Our Favourite Non-Fiction Books Of 2018
In a world that seems to be experiencing severe turbulence great writers who challenge us in intelligent, provocative and insightful ways are needed more than ever. In 2018 these brilliant writers are aplenty and come in different shapes and forms, dissecting power, the economy, gender and even our reality.
From Anand Giridharadas’s searing exploration of the elites to Laurence Scott’s playful analysis of technology, however, our favourite book without a doubt of 2018 comes from food writer Michael Pollan and his awe-inspiring manual How To Change Your Mind.
A convincing book that exposes the overwhelming benefits psychedelics has to offer us in treating issues such as depression and alcoholism. Decades after Timothy Leary scorched the earth with his fry-your-brain take-no-prisoners attitude to enlightenment Michael Pollan has somewhat recalibrated the entire discussion for mainstream purposes. Find out what other books we loved in 2018.
A blistering portrait of the global ruling class. In this investigative styled expose, Anand a former NY Times columnist delves into the strange world that is the philanthrocapitalist circuit. In doing so he profiles a host of strange wealthy characters with well-intentioned conquests to change the world but is ultimately failing. He takes aim at consultants, CEOs and entrepreneurs who seem to live on another planet compared to the rest of us. A timely and refreshing overview of the arrogance and contempt for the 1% and how they operate.
There have always been books floating about on the psychedelic-science movement in one form or another. But it was this incredibly lucid and endearing account by food writer Michael Pollan that propelled it into a whole different sphere. Taking us on a journey behind the history of psychedelics all the way through to its current science and overwhelming benefits, Michael Pollan aims to leave no stone unturned using himself as a guinea pig to detail his own experiences on mushrooms, LSD, DMT and MDMA. This is a book that even without taking these substances will leave you raw, emotional and at times shaking.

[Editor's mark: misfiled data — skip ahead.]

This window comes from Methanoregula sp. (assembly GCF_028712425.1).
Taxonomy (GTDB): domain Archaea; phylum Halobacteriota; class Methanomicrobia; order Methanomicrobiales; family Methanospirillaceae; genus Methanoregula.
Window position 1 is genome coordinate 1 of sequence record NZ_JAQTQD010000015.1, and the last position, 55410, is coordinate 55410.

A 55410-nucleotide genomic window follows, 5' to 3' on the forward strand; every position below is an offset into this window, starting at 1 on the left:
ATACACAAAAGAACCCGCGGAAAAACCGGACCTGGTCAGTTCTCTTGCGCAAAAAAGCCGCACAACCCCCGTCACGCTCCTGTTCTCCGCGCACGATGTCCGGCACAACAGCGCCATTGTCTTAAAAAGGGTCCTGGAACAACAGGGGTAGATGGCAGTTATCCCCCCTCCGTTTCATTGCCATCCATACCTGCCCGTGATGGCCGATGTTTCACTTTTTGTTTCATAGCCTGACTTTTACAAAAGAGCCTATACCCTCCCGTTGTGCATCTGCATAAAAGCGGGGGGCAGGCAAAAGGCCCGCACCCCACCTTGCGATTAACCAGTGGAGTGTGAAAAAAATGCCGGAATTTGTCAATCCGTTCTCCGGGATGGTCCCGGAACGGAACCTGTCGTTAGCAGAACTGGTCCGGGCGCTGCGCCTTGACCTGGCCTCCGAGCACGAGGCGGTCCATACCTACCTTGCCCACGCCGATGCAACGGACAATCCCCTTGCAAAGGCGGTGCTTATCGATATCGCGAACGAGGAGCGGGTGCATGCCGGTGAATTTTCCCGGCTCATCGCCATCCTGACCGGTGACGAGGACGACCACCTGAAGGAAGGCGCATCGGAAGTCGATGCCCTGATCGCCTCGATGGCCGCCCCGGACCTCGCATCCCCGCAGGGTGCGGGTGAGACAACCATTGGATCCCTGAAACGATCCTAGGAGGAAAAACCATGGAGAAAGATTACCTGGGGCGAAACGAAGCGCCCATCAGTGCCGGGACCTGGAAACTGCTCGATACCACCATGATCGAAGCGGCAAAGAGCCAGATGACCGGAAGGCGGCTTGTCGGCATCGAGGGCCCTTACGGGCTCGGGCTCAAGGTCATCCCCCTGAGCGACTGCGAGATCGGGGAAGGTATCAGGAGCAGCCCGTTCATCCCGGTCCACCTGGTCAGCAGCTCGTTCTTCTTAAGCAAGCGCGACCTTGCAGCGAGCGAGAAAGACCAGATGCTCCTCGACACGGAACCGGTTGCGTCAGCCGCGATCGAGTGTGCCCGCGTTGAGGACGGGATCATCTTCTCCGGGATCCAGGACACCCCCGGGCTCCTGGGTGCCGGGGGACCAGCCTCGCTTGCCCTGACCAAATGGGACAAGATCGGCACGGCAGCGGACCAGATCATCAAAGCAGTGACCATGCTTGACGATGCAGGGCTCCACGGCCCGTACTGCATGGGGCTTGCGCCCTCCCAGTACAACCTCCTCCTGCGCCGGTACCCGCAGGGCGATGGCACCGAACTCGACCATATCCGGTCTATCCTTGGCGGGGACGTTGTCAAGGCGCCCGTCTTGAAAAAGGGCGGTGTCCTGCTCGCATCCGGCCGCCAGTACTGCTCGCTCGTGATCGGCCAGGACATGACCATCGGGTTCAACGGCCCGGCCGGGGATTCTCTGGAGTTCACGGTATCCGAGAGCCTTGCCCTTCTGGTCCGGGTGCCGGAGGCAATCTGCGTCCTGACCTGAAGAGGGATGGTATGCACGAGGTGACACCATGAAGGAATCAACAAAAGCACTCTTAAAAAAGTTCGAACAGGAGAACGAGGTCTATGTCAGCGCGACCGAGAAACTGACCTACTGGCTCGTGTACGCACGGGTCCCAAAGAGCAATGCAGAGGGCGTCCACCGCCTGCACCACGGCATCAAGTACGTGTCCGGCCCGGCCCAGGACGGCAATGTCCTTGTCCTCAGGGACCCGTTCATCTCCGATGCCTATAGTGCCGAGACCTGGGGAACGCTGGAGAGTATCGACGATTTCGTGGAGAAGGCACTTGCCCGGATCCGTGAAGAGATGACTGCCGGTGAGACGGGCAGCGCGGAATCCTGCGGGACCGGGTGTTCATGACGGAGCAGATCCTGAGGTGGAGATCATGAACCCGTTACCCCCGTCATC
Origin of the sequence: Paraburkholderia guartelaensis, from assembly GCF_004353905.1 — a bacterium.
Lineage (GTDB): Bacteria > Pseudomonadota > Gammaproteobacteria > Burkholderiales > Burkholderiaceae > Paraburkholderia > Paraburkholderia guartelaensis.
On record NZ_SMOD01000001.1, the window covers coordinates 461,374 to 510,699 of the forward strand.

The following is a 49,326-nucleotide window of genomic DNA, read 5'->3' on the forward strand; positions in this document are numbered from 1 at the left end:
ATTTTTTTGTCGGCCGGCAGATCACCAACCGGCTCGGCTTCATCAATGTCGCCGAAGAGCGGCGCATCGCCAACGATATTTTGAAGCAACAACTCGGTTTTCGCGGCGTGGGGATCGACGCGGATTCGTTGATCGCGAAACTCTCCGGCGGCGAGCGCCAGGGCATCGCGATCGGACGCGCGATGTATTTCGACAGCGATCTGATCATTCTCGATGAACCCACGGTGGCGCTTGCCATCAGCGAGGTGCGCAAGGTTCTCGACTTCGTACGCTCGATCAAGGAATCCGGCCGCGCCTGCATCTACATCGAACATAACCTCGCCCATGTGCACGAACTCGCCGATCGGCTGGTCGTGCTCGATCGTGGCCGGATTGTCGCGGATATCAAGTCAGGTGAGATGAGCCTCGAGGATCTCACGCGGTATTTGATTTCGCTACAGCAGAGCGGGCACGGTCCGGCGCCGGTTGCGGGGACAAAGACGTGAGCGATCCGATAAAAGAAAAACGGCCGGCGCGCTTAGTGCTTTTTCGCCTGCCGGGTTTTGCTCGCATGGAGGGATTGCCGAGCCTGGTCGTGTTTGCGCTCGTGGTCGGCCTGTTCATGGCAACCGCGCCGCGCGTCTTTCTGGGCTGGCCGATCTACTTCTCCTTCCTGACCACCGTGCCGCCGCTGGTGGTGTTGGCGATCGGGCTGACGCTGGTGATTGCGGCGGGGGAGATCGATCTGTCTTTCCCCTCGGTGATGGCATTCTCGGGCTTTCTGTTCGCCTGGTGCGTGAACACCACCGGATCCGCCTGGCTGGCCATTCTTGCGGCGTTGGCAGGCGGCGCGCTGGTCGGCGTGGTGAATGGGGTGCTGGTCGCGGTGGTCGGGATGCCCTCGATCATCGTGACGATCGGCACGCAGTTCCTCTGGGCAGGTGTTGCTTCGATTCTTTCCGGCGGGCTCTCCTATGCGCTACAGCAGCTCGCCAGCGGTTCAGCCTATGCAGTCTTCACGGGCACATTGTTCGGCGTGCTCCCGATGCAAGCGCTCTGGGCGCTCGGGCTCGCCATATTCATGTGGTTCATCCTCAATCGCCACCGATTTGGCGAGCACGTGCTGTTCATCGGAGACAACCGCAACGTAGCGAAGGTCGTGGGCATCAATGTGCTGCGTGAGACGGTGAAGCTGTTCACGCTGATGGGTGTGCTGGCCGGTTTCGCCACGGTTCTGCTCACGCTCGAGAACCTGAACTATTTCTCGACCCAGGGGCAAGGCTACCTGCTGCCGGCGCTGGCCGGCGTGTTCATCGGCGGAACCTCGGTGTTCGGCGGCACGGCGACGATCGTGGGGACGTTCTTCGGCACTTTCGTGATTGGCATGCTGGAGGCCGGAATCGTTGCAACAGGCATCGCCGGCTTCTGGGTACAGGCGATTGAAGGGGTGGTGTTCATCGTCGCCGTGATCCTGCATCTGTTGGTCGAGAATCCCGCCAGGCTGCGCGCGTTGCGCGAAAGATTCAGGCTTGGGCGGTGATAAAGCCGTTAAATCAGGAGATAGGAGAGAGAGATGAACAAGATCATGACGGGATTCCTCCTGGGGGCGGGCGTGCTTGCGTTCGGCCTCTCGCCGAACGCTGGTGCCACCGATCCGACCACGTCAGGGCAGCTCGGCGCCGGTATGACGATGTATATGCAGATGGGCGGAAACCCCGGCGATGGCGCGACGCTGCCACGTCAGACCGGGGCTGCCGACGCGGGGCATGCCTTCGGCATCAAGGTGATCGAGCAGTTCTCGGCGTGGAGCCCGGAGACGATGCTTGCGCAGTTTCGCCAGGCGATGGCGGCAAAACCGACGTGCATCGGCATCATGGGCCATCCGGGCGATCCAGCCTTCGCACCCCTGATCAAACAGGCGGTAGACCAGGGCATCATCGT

Civil liberties lawyer Greg Kukianoff and renowned psychologist Jonathan Haidt charter the alarming rise of violence by anxiety ridden students across campuses in America as well as the deployment of trend terms such as trigger warnings and microaggressions.
It’s an issue not only sweeping the US but with younger people across the world. Both authors explore the cognitive dissonance that has led to a backlash of rationality and centrist discussion. If you want to understand what’s behind the cracks starting to appearing on the left this is a great start.
A meta-existential investigation into what technology is doing to the soul of our society. If reality is our new toy to play with, then Laurence Scott is the perfect author to take us through a journey of its downsides and upsides. Frankly, I’m surprised there hasn’t been more of this styled philosophical approach towards the tech void. Laurence Scott can weave politics, pop culture, economics and grief with highly nuanced prose. This is as much an investigation of himself as it is the society we live in. Highly recommended.
What is great about this book is that it not only explores China’s rocketing ascent onto the global stage but also its responsibility with its new AI powers. It is a timely portrait of a China untethered written by a superstar tech maverick and an ex-Google chief.
There is a lot in here that would please not just political scientists but also tech philosophers and economists. It also raises a lot of important questions such as what will China look like decades from now? How did China get to where it is? Will AI take our jobs? And how will the US deal with all of this?
An honest, endearing portrait of one man’s journey deep into the world of gender. Thomas Page McBee is a former journalist turned author and amateur boxer, he documents his identity crisis coupled with his gender change through a refreshingly candid approach. His journey culminates in a fight at Madison Square Garden, in which the results will surprise you. A timely look into masculinity.
Well-known economist, Mariana Mazzucato explores the lopsided dynamic of our current economic system. She aims to redefine how we value, well value and why we place so much emphasis on extraction rather than the act of creation and real prosperity. After reading this book, you should feel the wool slowly being removed from your eyes.
Honourable fiction mentions:
Barracoon: The Story of the Last Slave by Zora Neale Hurston, Normal People by Sally Rooney, My Year of Rest and Relaxation by Ottessa Moshfegh, The Mars Room by Rachel Kushner, Feel Free: Essays by Zadie Smith, Small Fry by Lisa Brennan-Jobs, Convenience Store Woman by Sayaka Murata: Educated by Tara Westover, The Overstory by Richard Powers